At a glance
- While important progress has been made in recent years toward greater gender equality, women still face significant obstacles to participating in the economy on equal terms with men.
- Low-income women face disproportionate barriers—including lack of access to capital, digital tools, markets, and child care—that limit their ability to pursue a livelihood. This is exacerbated by skills gaps and social norms that inhibit women’s full participation in economic life.
- Even as we explore ways to expand women’s opportunities, it is equally important to focus on building women’s resilience. If women are constantly worried about falling back into poverty, it can be difficult for them to seize opportunities.
- Investing in women is good for families, communities, and economies and pays dividends in terms of inclusive economic growth and human capital.
We work to increase women’s economic opportunities and decision-making power. An extensive body of research shows that when women earn an income and control their earnings, their children are more likely to attend school, their families are healthier, their self-worth improves; and their household incomes grow—along with the global economy.
The Women’s Economic Empowerment team focuses on increasing women’s power and influence by removing barriers to work, enabling decent work, and supporting women’s enterprises in order to help women and girls thrive in the economy.
We look for ways to reach large numbers of low-income women. We see women’s empowerment collectives, data-informed public policy, digital connectivity, and private-sector value chains as avenues for advancing women’s economic inclusion. We also design inclusive solutions that meet the needs of women where they are. For example, economic opportunities may look very different for older rural women than for younger urban women.
Our strategy focuses on generating opportunities for at least 80 million low-income women in South Asia and sub-Saharan Africa that increase their incomes by more than 30% by 2030. Our strategy aims to:
- Increase female labor force participation by attracting women into the workforce in places where female labor force participation is low
- Increase women’s average income by helping them advance into higher-return occupations if they are already doing paid work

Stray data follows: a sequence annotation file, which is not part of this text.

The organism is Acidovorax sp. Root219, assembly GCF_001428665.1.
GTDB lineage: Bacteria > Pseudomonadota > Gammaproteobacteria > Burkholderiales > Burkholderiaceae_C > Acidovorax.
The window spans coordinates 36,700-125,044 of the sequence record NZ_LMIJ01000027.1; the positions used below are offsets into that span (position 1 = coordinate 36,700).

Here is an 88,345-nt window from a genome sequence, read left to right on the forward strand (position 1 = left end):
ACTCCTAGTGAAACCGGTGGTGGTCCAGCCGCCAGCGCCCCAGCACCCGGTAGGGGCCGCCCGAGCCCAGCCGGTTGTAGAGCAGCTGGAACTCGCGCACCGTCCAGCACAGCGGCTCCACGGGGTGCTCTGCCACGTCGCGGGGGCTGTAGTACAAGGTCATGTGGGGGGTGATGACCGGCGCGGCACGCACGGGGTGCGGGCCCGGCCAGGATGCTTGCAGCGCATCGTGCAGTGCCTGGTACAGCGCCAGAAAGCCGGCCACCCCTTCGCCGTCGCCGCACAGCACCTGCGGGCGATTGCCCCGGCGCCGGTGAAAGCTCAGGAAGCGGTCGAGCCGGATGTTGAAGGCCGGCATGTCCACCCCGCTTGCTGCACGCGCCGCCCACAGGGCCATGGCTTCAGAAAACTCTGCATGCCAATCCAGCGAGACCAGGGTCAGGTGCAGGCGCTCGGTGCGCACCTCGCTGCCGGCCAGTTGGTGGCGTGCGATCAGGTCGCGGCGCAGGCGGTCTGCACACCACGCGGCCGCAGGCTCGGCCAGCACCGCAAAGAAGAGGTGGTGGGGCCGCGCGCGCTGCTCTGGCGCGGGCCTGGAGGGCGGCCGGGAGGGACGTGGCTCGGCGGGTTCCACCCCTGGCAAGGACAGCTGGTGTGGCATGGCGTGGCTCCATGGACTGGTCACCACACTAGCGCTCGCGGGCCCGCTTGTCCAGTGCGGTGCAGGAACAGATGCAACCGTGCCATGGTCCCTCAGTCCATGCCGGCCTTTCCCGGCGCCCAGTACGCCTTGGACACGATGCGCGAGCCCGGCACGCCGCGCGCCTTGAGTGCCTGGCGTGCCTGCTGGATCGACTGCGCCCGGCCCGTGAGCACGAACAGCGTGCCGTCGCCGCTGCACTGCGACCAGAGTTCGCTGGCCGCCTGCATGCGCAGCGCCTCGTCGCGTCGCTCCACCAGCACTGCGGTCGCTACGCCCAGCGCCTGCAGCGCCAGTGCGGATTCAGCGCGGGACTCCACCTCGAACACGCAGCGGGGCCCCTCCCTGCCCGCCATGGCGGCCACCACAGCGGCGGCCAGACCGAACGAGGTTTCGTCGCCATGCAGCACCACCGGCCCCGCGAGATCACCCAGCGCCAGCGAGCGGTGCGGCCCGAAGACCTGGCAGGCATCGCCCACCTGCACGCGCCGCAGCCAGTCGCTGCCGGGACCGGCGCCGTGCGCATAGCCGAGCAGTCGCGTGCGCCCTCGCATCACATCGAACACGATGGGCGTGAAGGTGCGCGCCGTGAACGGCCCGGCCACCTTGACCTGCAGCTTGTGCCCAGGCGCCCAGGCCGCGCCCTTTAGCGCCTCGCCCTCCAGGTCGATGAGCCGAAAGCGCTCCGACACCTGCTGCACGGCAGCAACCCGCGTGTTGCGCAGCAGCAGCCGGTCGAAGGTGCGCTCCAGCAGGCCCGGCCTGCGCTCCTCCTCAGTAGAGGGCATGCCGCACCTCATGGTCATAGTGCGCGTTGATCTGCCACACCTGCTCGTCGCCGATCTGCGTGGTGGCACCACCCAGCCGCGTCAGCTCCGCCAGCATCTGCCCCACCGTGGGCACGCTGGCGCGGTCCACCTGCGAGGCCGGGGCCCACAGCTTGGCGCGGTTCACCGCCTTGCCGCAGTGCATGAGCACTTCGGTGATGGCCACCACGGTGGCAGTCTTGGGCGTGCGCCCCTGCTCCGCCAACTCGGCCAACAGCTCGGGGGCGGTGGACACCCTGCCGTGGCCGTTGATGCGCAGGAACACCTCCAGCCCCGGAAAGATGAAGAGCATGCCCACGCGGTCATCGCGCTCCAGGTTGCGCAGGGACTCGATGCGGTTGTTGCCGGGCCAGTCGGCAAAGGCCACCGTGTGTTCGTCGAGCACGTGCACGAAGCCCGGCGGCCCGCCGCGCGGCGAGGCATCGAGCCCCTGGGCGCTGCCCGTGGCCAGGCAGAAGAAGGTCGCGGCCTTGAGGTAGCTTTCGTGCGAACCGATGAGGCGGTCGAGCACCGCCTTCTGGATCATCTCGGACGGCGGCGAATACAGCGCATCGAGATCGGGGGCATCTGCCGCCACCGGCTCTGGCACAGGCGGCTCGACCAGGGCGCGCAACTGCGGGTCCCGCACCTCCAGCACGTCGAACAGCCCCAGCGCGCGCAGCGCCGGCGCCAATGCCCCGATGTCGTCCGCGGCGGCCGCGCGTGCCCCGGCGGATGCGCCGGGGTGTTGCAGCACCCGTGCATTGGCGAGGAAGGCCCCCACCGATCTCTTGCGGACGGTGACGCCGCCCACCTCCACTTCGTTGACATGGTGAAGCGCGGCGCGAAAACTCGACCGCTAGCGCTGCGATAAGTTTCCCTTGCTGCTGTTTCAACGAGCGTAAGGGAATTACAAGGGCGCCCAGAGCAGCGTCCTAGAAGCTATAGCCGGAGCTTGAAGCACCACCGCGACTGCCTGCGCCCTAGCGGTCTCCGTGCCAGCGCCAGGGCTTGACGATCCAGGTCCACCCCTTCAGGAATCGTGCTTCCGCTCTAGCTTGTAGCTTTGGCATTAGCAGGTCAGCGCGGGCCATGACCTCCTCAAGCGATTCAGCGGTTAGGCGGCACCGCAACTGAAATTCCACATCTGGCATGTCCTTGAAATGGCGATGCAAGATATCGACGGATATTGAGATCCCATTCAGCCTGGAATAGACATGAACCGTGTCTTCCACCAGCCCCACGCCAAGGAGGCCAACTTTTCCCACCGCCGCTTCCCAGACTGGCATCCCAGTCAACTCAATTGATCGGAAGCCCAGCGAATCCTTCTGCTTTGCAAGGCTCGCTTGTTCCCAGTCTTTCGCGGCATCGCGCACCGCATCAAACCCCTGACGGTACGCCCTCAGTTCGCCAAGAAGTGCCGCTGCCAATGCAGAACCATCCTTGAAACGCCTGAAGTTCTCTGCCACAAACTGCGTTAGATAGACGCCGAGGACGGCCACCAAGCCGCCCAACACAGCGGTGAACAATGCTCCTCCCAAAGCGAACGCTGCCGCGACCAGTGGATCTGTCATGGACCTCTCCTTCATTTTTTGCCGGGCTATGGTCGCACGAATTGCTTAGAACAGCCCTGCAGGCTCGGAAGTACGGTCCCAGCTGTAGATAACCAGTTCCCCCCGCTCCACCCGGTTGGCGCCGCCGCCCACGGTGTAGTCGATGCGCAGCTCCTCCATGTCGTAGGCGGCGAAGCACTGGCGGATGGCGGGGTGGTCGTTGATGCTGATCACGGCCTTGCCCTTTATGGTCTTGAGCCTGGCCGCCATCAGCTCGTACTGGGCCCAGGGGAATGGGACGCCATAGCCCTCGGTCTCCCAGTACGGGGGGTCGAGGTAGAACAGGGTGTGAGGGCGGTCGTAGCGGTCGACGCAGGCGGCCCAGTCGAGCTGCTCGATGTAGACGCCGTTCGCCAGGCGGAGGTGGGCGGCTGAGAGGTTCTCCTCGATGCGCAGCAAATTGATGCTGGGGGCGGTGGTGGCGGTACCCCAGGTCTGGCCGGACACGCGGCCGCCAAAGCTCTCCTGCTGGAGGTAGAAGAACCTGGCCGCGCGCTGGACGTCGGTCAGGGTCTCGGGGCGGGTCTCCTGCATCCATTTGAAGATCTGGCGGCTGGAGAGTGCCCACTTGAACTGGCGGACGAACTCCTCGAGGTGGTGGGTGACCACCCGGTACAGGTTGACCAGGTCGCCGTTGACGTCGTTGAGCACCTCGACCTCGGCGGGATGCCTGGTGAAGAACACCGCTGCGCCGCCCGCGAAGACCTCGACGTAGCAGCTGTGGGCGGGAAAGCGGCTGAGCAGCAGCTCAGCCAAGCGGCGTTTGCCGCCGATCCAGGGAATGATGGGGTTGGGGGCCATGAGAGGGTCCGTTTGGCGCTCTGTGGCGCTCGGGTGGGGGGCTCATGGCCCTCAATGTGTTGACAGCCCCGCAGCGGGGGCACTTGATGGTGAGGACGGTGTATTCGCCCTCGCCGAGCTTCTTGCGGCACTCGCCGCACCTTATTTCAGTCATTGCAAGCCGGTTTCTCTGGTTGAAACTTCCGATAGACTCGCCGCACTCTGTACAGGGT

- Help retain women within the workforce in circumstances where they might normally drop out, such as after marriage or the birth of a child
Areas of focus
Most women in emerging markets are self-employed by necessity. Access to capital is crucial to their ability to sustain and grow enterprises. We’re working to improve their access to capital and financial services, including cash and asset transfers, credit, savings, and assets for growth and resilience.
This provides accurate information about women’s lives and experiences, is critical to designing and delivering products and services that work for women, whether they are provided by the government or the private sector.
Sex-disaggregated data makes women’s needs as well as gaps between men and women visible. We’re focusing on better decision-making and service delivery through sex-disaggregated data in both the public and private sectors.
Digital inclusion is linked to improvements in women’s economic opportunities and outcomes. This includes access to and use of financial services and access to income-generating opportunities. We’re exploring how smart phones and other digital tools can help women obtain better services and improve their livelihoods.
Out of necessity, women in low- and middle-income countries are highly concentrated in the informal economy, with little to no social and labor protections. And when women work, they are often poorly paid. We’re connecting women with more lucrative sources of income and helping them compete in new, higher-profit markets.
Worldwide, 350 million children of primary-school age and younger—40% of that age group—lack access to child care, which leaves women with the burden of unpaid care and constrains their ability to take on paid work. We’re testing innovative approaches to reducing the child care burden on women through public, private, and community-based child care programs—while also identifying work opportunities for women in the care economy.
To complement our efforts in all five areas, we work to build women’s job skills and address harmful social norms that prevent them from taking advantage of new opportunities. Without these enabling efforts, all of the work we’ve outlined will fall short.
While much of our work aims to advance global change, we focus our efforts most intensively in India and Kenya and are exploring solutions in Bangladesh, Pakistan, Ethiopia, Nigeria, Senegal, and Uganda. Solutions should take into account country-level and regional differences in infrastructure, economic incentives, and cultural context.
Through our global research partnerships and support for in-country research institutes in Kenya and India, we are helping to build an evidence base on effective approaches to women’s empowerment, which can inform policy design.